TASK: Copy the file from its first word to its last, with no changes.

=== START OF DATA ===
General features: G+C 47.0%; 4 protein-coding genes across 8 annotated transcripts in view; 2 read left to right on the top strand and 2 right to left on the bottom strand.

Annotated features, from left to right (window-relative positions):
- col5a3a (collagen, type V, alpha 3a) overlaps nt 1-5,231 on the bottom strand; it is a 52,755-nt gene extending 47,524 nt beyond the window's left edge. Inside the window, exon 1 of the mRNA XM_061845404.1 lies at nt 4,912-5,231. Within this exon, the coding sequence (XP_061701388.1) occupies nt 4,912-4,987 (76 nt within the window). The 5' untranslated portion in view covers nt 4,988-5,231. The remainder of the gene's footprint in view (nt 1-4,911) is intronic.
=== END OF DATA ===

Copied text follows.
General features: G+C 47.0%; 4 protein-coding genes across 8 annotated transcripts in view; 2 read left to right on the top strand and 2 right to left on the bottom strand.

Annotated features, from left to right (window-relative positions):
- col5a3a (collagen, type V, alpha 3a) overlaps nt 1-5,231 on the bottom strand; it is a 52,755-nt gene extending 47,524 nt beyond the window's left edge. Inside the window, exon 1 of the mRNA XM_061845404.1 lies at nt 4,912-5,231. Within this exon, the coding sequence (XP_061701388.1) occupies nt 4,912-4,987 (76 nt within the window). The 5' untranslated portion in view covers nt 4,988-5,231. The remainder of the gene's footprint in view (nt 1-4,911) is intronic.